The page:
The Year Without a Santa Claus appears in an aspect ratio of 1.33:1 on this single-sided, double-layered DVD; due to those dimensions, the image has not been enhanced for 16X9 televisions. The show looked surprisingly good given its age and origins.
Sharpness was pretty solid. While I couldn’t call the results razor-sharp, I also couldn’t identify any instances of actual softness. Though the image didn’t present killer definition, it appeared more than satisfying in that regard. No examples of jagged edges or shimmering materialized, and edge enhancement remained absent. Source flaws seemed minimal. A little grain occasionally interfered, and I also noticed a few specks and marks. These were minor and not an issue.
Colors looked good. The show tended toward solid primary colors, and the results show nice blues and reds throughout the program. At times the tones could seem just a bit more pale than I’d like, but I usually felt they were satisfying. Black levels also seemed pretty deep and dark, and shadow detail was appropriately heavy but not excessively thick. I wasn’t impressed enough to give the image a grade above a “B”, but I still liked what I saw.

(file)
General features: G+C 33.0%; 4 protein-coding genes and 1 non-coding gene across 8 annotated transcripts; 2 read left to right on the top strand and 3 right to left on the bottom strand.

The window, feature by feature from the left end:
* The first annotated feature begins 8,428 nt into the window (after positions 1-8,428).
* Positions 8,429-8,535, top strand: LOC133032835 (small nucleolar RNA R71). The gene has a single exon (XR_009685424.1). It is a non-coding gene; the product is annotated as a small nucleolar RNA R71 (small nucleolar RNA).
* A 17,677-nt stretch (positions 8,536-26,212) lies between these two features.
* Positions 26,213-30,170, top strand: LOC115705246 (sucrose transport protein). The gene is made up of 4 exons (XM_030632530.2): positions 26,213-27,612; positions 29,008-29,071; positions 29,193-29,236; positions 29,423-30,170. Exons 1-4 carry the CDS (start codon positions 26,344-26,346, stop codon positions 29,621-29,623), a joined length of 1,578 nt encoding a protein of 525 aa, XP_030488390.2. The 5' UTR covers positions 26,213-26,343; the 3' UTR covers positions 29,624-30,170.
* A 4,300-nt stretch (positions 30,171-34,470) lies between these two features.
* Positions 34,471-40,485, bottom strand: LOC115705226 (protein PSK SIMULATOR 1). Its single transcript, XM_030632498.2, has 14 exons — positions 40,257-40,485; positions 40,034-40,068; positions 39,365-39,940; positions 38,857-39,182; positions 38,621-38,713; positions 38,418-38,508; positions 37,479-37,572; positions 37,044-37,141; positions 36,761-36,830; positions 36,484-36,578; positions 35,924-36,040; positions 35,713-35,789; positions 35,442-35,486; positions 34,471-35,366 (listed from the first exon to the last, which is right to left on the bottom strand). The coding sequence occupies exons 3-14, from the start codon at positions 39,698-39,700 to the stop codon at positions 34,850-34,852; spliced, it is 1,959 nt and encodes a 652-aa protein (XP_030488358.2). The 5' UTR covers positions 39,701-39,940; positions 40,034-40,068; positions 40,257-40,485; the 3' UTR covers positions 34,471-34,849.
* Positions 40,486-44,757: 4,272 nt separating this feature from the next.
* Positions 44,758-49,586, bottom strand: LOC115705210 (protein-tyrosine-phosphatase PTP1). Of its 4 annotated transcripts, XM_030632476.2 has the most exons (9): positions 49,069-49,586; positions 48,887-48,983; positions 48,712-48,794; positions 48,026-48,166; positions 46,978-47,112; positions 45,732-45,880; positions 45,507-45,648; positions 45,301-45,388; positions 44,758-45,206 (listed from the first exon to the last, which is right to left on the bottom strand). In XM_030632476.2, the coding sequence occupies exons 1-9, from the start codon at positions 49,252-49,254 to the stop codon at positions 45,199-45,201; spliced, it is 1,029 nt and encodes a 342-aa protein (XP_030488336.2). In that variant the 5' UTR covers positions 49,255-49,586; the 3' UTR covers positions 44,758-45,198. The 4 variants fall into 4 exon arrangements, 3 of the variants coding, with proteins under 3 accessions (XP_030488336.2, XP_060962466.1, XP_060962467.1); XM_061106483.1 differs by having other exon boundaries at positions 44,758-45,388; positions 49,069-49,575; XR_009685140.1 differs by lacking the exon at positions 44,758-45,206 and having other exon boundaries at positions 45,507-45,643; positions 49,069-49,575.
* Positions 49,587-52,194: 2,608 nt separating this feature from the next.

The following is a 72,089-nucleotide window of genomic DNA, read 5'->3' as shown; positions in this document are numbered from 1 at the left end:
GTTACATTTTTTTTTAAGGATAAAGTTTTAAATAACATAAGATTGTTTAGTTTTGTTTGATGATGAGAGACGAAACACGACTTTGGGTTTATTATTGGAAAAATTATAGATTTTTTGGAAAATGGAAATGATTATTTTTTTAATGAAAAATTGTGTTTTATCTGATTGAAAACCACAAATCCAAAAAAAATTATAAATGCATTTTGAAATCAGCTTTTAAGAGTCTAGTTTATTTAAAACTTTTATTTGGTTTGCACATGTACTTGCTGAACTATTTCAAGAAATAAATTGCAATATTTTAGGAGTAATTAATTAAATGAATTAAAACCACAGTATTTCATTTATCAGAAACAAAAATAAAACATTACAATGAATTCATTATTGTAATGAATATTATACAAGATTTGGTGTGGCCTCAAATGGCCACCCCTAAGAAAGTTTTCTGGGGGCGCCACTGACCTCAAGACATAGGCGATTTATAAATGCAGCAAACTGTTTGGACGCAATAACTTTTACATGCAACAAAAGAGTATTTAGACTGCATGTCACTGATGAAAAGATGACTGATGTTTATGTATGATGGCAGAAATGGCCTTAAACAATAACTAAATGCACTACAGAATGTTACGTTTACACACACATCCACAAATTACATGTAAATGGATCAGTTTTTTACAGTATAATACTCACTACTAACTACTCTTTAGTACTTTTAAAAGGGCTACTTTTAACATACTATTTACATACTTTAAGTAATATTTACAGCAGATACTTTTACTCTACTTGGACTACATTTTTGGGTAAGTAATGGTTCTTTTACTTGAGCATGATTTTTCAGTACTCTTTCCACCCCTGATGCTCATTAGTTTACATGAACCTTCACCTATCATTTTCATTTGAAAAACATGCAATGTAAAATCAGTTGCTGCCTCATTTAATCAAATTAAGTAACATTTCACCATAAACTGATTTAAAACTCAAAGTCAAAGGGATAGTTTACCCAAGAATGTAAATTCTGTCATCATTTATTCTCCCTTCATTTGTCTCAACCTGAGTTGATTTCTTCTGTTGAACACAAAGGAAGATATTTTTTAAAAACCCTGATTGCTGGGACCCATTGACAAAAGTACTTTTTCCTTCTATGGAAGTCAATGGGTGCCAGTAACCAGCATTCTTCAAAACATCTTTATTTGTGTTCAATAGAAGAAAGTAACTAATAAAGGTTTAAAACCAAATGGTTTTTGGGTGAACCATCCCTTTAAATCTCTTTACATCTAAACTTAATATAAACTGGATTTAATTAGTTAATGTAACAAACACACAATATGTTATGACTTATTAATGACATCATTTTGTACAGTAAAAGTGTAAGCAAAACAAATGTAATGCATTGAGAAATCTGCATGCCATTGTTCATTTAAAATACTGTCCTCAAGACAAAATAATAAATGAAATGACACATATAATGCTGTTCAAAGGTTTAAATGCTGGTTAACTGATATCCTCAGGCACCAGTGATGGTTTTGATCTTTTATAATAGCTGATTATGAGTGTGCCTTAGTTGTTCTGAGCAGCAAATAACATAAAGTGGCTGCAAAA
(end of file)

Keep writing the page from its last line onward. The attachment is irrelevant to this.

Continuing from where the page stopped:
The monaural audio of The Year Without a Santa Claus seemed adequate but unspectacular. Dialogue usually sounded fairly natural and distinct. Though it occasionally displayed some minor edginess, it always remained easily intelligible. Music also showed lightly brittle and harsh qualities at times, and those elements lacked any significant dynamic range, but the songs were fairly clear and smooth. Effects came across as clean and accurate without much depth but also without any concerns related to distortion. It's a bland but decent soundtrack that seemed appropriate for programs of the era.